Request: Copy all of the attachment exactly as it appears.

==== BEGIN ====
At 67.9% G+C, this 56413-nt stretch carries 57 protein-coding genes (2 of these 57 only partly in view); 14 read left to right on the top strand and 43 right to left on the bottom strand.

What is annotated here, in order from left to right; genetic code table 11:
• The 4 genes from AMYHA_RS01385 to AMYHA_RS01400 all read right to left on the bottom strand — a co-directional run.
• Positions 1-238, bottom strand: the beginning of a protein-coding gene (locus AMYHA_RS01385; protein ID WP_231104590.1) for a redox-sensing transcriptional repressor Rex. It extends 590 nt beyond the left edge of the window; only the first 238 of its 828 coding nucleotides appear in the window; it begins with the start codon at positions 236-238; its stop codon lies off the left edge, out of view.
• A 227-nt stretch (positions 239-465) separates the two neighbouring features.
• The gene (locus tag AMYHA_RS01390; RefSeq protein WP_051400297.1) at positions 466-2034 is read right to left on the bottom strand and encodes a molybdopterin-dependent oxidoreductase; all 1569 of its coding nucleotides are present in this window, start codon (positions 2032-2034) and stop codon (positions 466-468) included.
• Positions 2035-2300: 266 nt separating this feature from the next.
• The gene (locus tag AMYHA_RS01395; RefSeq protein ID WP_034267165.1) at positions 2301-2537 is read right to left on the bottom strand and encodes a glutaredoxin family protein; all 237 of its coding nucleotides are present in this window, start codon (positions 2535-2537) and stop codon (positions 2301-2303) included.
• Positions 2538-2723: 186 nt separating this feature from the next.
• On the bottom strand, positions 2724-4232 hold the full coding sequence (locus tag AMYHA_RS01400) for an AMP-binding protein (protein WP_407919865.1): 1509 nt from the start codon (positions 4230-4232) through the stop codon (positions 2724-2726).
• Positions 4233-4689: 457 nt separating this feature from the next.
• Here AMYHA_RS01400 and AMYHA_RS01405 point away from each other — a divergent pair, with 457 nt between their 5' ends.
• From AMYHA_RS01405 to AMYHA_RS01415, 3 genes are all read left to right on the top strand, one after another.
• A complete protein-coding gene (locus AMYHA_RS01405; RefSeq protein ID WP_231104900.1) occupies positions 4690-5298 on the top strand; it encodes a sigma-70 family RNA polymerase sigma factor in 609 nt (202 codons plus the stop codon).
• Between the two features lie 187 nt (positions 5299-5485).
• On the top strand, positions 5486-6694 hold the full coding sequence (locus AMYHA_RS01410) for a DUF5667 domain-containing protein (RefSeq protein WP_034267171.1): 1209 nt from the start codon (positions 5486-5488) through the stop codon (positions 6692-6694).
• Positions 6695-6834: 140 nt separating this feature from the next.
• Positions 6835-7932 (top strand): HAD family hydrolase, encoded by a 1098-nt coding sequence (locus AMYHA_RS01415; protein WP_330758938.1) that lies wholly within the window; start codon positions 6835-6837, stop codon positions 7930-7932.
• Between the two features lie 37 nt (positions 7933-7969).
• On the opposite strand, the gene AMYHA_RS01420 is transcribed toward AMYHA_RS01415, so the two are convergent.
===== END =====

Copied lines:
At 67.9% G+C, this 56413-nt stretch carries 57 protein-coding genes (2 of these 57 only partly in view); 14 read left to right on the top strand and 43 right to left on the bottom strand.

What is annotated here, in order from left to right; genetic code table 11:
• The 4 genes from AMYHA_RS01385 to AMYHA_RS01400 all read right to left on the bottom strand — a co-directional run.
• Positions 1-238, bottom strand: the beginning of a protein-coding gene (locus AMYHA_RS01385; protein ID WP_231104590.1) for a redox-sensing transcriptional repressor Rex. It extends 590 nt beyond the left edge of the window; only the first 238 of its 828 coding nucleotides appear in the window; it begins with the start codon at positions 236-238; its stop codon lies off the left edge, out of view.
• A 227-nt stretch (positions 239-465) separates the two neighbouring features.
• The gene (locus tag AMYHA_RS01390; RefSeq protein WP_051400297.1) at positions 466-2034 is read right to left on the bottom strand and encodes a molybdopterin-dependent oxidoreductase; all 1569 of its coding nucleotides are present in this window, start codon (positions 2032-2034) and stop codon (positions 466-468) included.
• Positions 2035-2300: 266 nt separating this feature from the next.
• The gene (locus tag AMYHA_RS01395; RefSeq protein ID WP_034267165.1) at positions 2301-2537 is read right to left on the bottom strand and encodes a glutaredoxin family protein; all 237 of its coding nucleotides are present in this window, start codon (positions 2535-2537) and stop codon (positions 2301-2303) included.
• Positions 2538-2723: 186 nt separating this feature from the next.
• On the bottom strand, positions 2724-4232 hold the full coding sequence (locus tag AMYHA_RS01400) for an AMP-binding protein (protein WP_407919865.1): 1509 nt from the start codon (positions 4230-4232) through the stop codon (positions 2724-2726).
• Positions 4233-4689: 457 nt separating this feature from the next.
• Here AMYHA_RS01400 and AMYHA_RS01405 point away from each other — a divergent pair, with 457 nt between their 5' ends.
• From AMYHA_RS01405 to AMYHA_RS01415, 3 genes are all read left to right on the top strand, one after another.
• A complete protein-coding gene (locus AMYHA_RS01405; RefSeq protein ID WP_231104900.1) occupies positions 4690-5298 on the top strand; it encodes a sigma-70 family RNA polymerase sigma factor in 609 nt (202 codons plus the stop codon).
• Between the two features lie 187 nt (positions 5299-5485).
• On the top strand, positions 5486-6694 hold the full coding sequence (locus AMYHA_RS01410) for a DUF5667 domain-containing protein (RefSeq protein WP_034267171.1): 1209 nt from the start codon (positions 5486-5488) through the stop codon (positions 6692-6694).
• Positions 6695-6834: 140 nt separating this feature from the next.
• Positions 6835-7932 (top strand): HAD family hydrolase, encoded by a 1098-nt coding sequence (locus AMYHA_RS01415; protein WP_330758938.1) that lies wholly within the window; start codon positions 6835-6837, stop codon positions 7930-7932.
• Between the two features lie 37 nt (positions 7933-7969).
• On the opposite strand, the gene AMYHA_RS01420 is transcribed toward AMYHA_RS01415, so the two are convergent.